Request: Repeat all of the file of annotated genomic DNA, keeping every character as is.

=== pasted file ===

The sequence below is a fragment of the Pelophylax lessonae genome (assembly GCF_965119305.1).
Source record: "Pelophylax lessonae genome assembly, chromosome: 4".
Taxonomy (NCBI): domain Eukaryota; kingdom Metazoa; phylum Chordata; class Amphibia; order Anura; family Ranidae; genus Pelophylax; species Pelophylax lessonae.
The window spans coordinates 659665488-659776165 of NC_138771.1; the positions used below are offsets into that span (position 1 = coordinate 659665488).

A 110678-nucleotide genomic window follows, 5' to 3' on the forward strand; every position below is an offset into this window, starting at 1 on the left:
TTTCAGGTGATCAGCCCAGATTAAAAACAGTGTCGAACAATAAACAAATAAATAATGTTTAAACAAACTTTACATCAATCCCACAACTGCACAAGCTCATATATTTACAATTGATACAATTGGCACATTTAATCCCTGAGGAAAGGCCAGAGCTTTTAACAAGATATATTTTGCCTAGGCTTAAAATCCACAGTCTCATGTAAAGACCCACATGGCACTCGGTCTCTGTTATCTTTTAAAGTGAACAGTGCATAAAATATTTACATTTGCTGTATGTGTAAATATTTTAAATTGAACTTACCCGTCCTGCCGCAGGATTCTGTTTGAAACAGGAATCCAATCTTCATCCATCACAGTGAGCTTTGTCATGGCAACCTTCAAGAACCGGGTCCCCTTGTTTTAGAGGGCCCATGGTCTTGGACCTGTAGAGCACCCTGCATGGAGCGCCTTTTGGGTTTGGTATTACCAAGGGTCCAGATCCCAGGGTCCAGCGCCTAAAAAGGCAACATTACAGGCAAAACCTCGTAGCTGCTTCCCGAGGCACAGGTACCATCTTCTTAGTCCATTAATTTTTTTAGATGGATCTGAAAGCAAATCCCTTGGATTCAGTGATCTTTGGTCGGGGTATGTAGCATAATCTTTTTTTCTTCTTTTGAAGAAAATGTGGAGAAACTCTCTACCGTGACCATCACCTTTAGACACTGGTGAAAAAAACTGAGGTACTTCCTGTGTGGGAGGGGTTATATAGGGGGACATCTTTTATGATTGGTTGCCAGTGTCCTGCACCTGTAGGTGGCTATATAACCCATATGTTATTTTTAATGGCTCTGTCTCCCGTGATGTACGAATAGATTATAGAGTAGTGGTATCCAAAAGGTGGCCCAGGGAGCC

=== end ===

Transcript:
The sequence below is a fragment of the Pelophylax lessonae genome (assembly GCF_965119305.1).
Source record: "Pelophylax lessonae genome assembly, chromosome: 4".
Taxonomy (NCBI): domain Eukaryota; kingdom Metazoa; phylum Chordata; class Amphibia; order Anura; family Ranidae; genus Pelophylax; species Pelophylax lessonae.
The window spans coordinates 659665488-659776165 of NC_138771.1; the positions used below are offsets into that span (position 1 = coordinate 659665488).

A 110678-nucleotide genomic window follows, 5' to 3' on the forward strand; every position below is an offset into this window, starting at 1 on the left:
TTTCAGGTGATCAGCCCAGATTAAAAACAGTGTCGAACAATAAACAAATAAATAATGTTTAAACAAACTTTACATCAATCCCACAACTGCACAAGCTCATATATTTACAATTGATACAATTGGCACATTTAATCCCTGAGGAAAGGCCAGAGCTTTTAACAAGATATATTTTGCCTAGGCTTAAAATCCACAGTCTCATGTAAAGACCCACATGGCACTCGGTCTCTGTTATCTTTTAAAGTGAACAGTGCATAAAATATTTACATTTGCTGTATGTGTAAATATTTTAAATTGAACTTACCCGTCCTGCCGCAGGATTCTGTTTGAAACAGGAATCCAATCTTCATCCATCACAGTGAGCTTTGTCATGGCAACCTTCAAGAACCGGGTCCCCTTGTTTTAGAGGGCCCATGGTCTTGGACCTGTAGAGCACCCTGCATGGAGCGCCTTTTGGGTTTGGTATTACCAAGGGTCCAGATCCCAGGGTCCAGCGCCTAAAAAGGCAACATTACAGGCAAAACCTCGTAGCTGCTTCCCGAGGCACAGGTACCATCTTCTTAGTCCATTAATTTTTTTAGATGGATCTGAAAGCAAATCCCTTGGATTCAGTGATCTTTGGTCGGGGTATGTAGCATAATCTTTTTTTCTTCTTTTGAAGAAAATGTGGAGAAACTCTCTACCGTGACCATCACCTTTAGACACTGGTGAAAAAAACTGAGGTACTTCCTGTGTGGGAGGGGTTATATAGGGGGACATCTTTTATGATTGGTTGCCAGTGTCCTGCACCTGTAGGTGGCTATATAACCCATATGTTATTTTTAATGGCTCTGTCTCCCGTGATGTACGAATAGATTATAGAGTAGTGGTATCCAAAAGGTGGCCCAGGGAGCC